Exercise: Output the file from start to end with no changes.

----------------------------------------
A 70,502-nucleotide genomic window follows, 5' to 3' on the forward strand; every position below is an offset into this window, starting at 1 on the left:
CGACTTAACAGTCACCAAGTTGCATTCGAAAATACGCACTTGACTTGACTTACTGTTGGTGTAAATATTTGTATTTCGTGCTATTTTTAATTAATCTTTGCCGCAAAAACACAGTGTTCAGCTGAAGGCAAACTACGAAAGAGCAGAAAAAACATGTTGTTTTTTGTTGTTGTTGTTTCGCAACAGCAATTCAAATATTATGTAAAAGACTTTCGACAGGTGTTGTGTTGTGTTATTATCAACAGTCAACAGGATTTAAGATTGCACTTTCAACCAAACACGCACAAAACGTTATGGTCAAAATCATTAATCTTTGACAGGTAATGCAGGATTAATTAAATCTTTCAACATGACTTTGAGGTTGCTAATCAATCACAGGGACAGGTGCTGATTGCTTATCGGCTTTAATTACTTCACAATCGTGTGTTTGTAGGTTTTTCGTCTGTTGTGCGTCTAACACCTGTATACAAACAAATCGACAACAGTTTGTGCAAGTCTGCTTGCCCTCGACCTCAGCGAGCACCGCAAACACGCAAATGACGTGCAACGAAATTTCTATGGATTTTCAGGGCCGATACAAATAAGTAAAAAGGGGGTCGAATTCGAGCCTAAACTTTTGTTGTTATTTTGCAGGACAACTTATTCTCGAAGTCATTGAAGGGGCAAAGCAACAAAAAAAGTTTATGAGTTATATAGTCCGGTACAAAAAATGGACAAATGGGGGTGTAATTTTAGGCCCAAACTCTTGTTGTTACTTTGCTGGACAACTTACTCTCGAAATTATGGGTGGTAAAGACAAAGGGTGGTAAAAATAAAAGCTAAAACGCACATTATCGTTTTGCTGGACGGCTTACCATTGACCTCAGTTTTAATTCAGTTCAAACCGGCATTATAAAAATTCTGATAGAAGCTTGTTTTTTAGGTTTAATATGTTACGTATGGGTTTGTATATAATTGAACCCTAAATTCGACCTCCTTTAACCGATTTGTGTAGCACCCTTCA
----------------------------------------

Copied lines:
A 70,502-nucleotide genomic window follows, 5' to 3' on the forward strand; every position below is an offset into this window, starting at 1 on the left:
CGACTTAACAGTCACCAAGTTGCATTCGAAAATACGCACTTGACTTGACTTACTGTTGGTGTAAATATTTGTATTTCGTGCTATTTTTAATTAATCTTTGCCGCAAAAACACAGTGTTCAGCTGAAGGCAAACTACGAAAGAGCAGAAAAAACATGTTGTTTTTTGTTGTTGTTGTTTCGCAACAGCAATTCAAATATTATGTAAAAGACTTTCGACAGGTGTTGTGTTGTGTTATTATCAACAGTCAACAGGATTTAAGATTGCACTTTCAACCAAACACGCACAAAACGTTATGGTCAAAATCATTAATCTTTGACAGGTAATGCAGGATTAATTAAATCTTTCAACATGACTTTGAGGTTGCTAATCAATCACAGGGACAGGTGCTGATTGCTTATCGGCTTTAATTACTTCACAATCGTGTGTTTGTAGGTTTTTCGTCTGTTGTGCGTCTAACACCTGTATACAAACAAATCGACAACAGTTTGTGCAAGTCTGCTTGCCCTCGACCTCAGCGAGCACCGCAAACACGCAAATGACGTGCAACGAAATTTCTATGGATTTTCAGGGCCGATACAAATAAGTAAAAAGGGGGTCGAATTCGAGCCTAAACTTTTGTTGTTATTTTGCAGGACAACTTATTCTCGAAGTCATTGAAGGGGCAAAGCAACAAAAAAAGTTTATGAGTTATATAGTCCGGTACAAAAAATGGACAAATGGGGGTGTAATTTTAGGCCCAAACTCTTGTTGTTACTTTGCTGGACAACTTACTCTCGAAATTATGGGTGGTAAAGACAAAGGGTGGTAAAAATAAAAGCTAAAACGCACATTATCGTTTTGCTGGACGGCTTACCATTGACCTCAGTTTTAATTCAGTTCAAACCGGCATTATAAAAATTCTGATAGAAGCTTGTTTTTTAGGTTTAATATGTTACGTATGGGTTTGTATATAATTGAACCCTAAATTCGACCTCCTTTAACCGATTTGTGTAGCACCCTTCA